The 2023 Booker Prize Longlist

By Collection Management Librarian Kathy

The 2023 Booker Prize book covers
Photograph by the Booker Prizes.

The UK’s most prestigious literary award, The Booker Prize is awarded annually to the best novel of the year written in English and published in the UK or Ireland. Check out the longlist titles below—featuring all of the titles currently or soon to be available in the U.S.—and look for the shortlist announced in September and the winner in November.

The longlist

A Spell of Good Things by Ayobami Adebayo

Try it, if you liked: The Girl With the Louding Voice by Abi Dare, Age of Vice by Deepti Kapoor, or Welcome to Lagos by Chibundu Onuzo.

Description: Eniola is tall for his age, a boy who looks like a man. Because his father has lost his job, Eniola spends his days running errands for the local tailor, collecting newspapers, begging when he must, dreaming of a big future. Wuraola is a golden girl, the perfect child of a wealthy family. Now an exhausted young doctor in her first year of practice, she is beloved by Kunle, the volatile son of an ascendant politician. When a local politician takes an interest in Eniola and sudden violence shatters a family party, Wuraola's and Eniola’s lives become intertwined.

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Old God's Time by Sebastian Barry

Try it, if you liked: Gone So Long by Andre Dubus, Small Things Like These by Claire Keegan, or In the Lake of the Woods by Tim O'Brien.

Description: Recently retired policeman Tom Kettle is settling into the quiet of his new home, a lean-to annexed to a Victorian castle overlooking the Irish Sea. For months he has barely seen a soul, catching only glimpses of his eccentric landlord and a nervous young mother who has moved in next door. Occasionally, fond memories return, of his family, his beloved wife June and their two children, Winnie and Joe. But when two former colleagues turn up at his door with questions about a decades-old case, one which Tom never quite came to terms with, he finds himself pulled into the darkest currents of his past.

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Study for Obedience by Sarah Bernstein

Try it, if you liked: Case Study by Graeme Macrae Burnet, We Have Always Lived in the Castle by Shirley Jackson, or Madam by Phoebe Wynne.

Description: A young woman moves from the place of her birth to the remote northern country of her forebears to be housekeeper to her brother, whose wife has recently left him. She notices that the local suspicion about incomers in general seems to be directed with some intensity at her, and she senses a mounting threat that lies "just beyond the garden gate." And as she feels the hostility growing, pressing at the edges of her brother's property, she fears that, should the rumblings in the town gather themselves into a more defined shape, who knows what might happen, what one might be capable of doing.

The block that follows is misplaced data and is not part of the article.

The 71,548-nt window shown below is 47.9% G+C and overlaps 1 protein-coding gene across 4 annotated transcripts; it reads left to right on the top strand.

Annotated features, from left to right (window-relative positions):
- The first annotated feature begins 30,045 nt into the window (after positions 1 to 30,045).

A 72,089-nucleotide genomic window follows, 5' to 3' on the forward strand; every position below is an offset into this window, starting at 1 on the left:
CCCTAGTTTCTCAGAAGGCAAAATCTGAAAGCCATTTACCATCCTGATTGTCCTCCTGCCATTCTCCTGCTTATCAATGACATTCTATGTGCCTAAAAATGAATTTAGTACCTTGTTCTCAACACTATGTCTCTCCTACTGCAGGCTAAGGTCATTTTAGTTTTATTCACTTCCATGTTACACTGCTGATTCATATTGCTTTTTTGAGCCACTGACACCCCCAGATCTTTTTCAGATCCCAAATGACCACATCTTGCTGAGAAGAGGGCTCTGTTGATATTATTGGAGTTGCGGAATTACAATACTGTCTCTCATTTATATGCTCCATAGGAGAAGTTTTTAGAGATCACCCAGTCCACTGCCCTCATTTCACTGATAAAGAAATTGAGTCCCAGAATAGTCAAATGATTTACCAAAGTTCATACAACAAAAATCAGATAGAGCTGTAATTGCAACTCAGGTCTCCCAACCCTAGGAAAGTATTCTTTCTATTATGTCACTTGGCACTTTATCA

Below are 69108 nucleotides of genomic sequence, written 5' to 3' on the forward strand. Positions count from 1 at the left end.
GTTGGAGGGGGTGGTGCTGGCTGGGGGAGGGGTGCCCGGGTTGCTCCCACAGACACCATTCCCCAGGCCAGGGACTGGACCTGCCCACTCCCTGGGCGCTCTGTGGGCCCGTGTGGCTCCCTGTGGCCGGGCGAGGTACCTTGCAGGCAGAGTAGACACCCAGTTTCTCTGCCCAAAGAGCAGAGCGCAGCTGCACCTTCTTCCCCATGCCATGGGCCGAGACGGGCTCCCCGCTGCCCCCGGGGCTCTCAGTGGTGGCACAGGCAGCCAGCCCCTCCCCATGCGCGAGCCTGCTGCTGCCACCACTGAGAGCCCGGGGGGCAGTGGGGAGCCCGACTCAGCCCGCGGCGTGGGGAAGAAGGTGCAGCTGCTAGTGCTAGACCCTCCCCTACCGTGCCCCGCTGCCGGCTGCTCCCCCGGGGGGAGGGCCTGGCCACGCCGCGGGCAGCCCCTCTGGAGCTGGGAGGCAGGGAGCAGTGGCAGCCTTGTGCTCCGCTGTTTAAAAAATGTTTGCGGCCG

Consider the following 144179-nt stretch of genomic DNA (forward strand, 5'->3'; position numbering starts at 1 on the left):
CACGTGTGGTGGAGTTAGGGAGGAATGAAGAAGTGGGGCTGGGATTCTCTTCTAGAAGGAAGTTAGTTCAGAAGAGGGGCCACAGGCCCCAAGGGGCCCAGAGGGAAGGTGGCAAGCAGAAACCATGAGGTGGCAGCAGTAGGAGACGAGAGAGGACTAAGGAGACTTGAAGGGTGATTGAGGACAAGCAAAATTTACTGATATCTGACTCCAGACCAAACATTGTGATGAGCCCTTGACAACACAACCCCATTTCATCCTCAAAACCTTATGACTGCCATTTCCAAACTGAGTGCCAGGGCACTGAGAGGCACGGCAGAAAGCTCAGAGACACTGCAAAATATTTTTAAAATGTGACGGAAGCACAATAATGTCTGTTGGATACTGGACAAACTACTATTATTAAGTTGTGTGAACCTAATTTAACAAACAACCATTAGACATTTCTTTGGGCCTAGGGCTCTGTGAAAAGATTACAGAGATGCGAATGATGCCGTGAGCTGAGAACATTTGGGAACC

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If I Survive You by Jonathan Escoffery

Try it, if you liked: Patsy by Nicole Dennis-Benn, Florida by Lauren Groff, or Calling for a Blanket Dance by Oscar Hokeah.

Description: Topper and Sanya flee to Miami as political violence consumes their native Kingston. But America, as the couple and their two children learn, is far from the promised land. Excluded from society as Black immigrants, the family pushes on first through Hurricane Andrew and later the 2008 recession, living in a house so cursed that the pet fish launches itself out of its own tank rather than stay. But even as things fall apart, the family remains motivated, often to its own detriment, by what their younger son, Trelawny, calls "the exquisite, racking compulsion to survive."

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How To Build a Boat by Elaine Feeney

Try it, if you liked: Big Girl, Small Town by Michelle Galan or The Curious Incident of the Dog in the Night-Time by Mark Haddon.

Description: Jamie O'Neill loves the colour red. He also loves tall trees, patterns, rain that comes with wind, the curvature of many objects, books with dust jackets, cats, rivers, and Edgar Allan Poe. At age 13, there are two things he especially wants in life: to build a Perpetual Motion Machine, and to connect with his mother, Noelle, who died when he was born. In his mind, these things are intimately linked. And at his new school, where all else is disorientating and overwhelming, he finds two people who might just be able to help him.